Studying art history is fairly simple to accomplish during the homeschool day, provided I have done a little prior research and gathering of materials. All of the art that we study comes from the time period in history that we are already studying as a family. Currently, we are studying Ancient Greece, so once a week we study a sculpture, piece of architecture or pottery, mosaic, or building from that time.
Finding Pictures to Use
Before we begin a unit (or a week after, since I'm usually running behind), I start searching for images pertaining to the art of the period of history that we are studying and that I can legally make a print of. Just because something is online and it is easy to download, doesn't mean that it is legal to do so. Always check the copyright first. If a picture is "public domain" or "creative commons", you can download it and make a photo print of it for your own personal use. Creative commons photos have their own requirements that can vary image by image, so be sure to check. Usually, you just need to attribute the creator of the image. (More info on Public Domain and Creative Commons here).
Once I find usable images that I can make prints of, I save them to my computer and then download them to my Costco photo account and order three of each picture, one for each of my children.
How We Do Picture Study
When we do a picture study, we study a single picture at a time. My son (12) and daughter (5) each get a picture to study at the table and my youngest (3) and I head to the couch to quietly talk about our picture together.
Once we we have our pictures, I set the timer and we study our pictures. I ask my youngest about the colors and shapes of the picture. I also ask him what is happening in the picture.
When the the timer runs out we flip the pictures over and then take turns, from youngest to oldest, to retell everything we remember about the picture without peeking. My daughter knows that she has to observe more than her little brother and my oldest has to observe even more. I try to remember something above and beyond what my son retells.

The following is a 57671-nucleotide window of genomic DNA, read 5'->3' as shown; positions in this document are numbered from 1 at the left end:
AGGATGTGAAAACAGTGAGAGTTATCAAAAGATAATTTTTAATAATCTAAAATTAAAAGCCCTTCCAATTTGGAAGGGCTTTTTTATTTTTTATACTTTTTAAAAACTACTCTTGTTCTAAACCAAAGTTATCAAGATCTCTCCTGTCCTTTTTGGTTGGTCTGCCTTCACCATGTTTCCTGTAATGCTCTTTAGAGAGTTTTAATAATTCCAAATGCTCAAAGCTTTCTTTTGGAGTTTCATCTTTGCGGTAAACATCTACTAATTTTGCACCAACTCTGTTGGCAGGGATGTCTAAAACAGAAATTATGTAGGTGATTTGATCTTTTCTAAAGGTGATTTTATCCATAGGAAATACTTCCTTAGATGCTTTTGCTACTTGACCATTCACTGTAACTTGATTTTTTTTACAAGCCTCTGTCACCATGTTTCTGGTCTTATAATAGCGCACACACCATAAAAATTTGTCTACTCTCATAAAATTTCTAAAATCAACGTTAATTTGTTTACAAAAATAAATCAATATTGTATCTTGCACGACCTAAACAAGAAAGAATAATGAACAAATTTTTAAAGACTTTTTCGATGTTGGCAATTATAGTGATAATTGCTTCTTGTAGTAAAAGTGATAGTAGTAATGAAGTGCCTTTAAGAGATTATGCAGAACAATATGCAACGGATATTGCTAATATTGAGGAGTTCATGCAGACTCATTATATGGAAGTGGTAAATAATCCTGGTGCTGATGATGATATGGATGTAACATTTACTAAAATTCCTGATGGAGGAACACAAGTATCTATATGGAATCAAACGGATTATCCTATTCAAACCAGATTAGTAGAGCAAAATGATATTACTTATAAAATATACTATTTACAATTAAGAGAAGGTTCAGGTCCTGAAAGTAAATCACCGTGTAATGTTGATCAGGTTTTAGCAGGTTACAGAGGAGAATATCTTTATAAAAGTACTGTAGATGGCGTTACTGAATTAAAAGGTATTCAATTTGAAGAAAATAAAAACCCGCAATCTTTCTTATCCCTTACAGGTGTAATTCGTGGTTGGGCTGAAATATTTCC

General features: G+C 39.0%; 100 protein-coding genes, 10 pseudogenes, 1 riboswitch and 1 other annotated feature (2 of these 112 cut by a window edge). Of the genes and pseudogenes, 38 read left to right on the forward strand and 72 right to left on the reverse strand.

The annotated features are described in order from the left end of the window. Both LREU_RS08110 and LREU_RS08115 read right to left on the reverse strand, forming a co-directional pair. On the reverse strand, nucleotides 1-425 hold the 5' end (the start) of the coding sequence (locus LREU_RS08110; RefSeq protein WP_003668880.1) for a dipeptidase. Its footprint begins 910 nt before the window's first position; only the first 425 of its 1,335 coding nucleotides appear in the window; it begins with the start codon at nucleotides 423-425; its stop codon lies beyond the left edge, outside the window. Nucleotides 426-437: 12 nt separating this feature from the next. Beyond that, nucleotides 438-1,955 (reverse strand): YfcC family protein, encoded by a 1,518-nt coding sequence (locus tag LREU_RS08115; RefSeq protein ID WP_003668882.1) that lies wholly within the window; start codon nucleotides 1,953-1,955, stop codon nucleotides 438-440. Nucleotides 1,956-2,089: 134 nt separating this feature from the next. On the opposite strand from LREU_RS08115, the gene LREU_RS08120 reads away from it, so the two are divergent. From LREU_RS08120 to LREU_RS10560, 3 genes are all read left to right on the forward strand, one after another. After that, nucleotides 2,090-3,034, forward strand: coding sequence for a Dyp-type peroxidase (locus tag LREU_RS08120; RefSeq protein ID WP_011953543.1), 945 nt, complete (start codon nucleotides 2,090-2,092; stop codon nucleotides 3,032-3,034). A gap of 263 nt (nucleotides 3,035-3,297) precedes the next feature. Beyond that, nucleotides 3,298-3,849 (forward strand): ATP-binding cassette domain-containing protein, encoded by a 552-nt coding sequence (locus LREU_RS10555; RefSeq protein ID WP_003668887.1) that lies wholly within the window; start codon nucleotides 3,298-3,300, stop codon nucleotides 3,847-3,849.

After narrating our observations, I give the title of the artwork, the artist, and the medium used. If there is any vocabulary to learn, we talk about that, too. Since we are already studying the historical time period, I don't usually have to give a lot of "historical background." Occasionally, we discuss what we liked about the picture and why we think the artist made certain choices.
Finally, the kids glue their picture onto a piece of paper and label it with the title of the artwork and artist. The paper goes into their history binder.
Other Ways We Study Art
Occasionally, I will pull out our art supplies and sketchbooks and pass around picture of the week. I let the kids choose the medium of their choice and paint or draw their own version of the art that we are studying. Here is an example of this exercise after the Rio Olympics where we drew the Christ our Redeemer Statue:
The kids each chose to use oil pastels (they usually do) and I used acrylic paint...and then quickly filled in the background with pastels. I helped my youngest by drawing an outline of the statue before they began.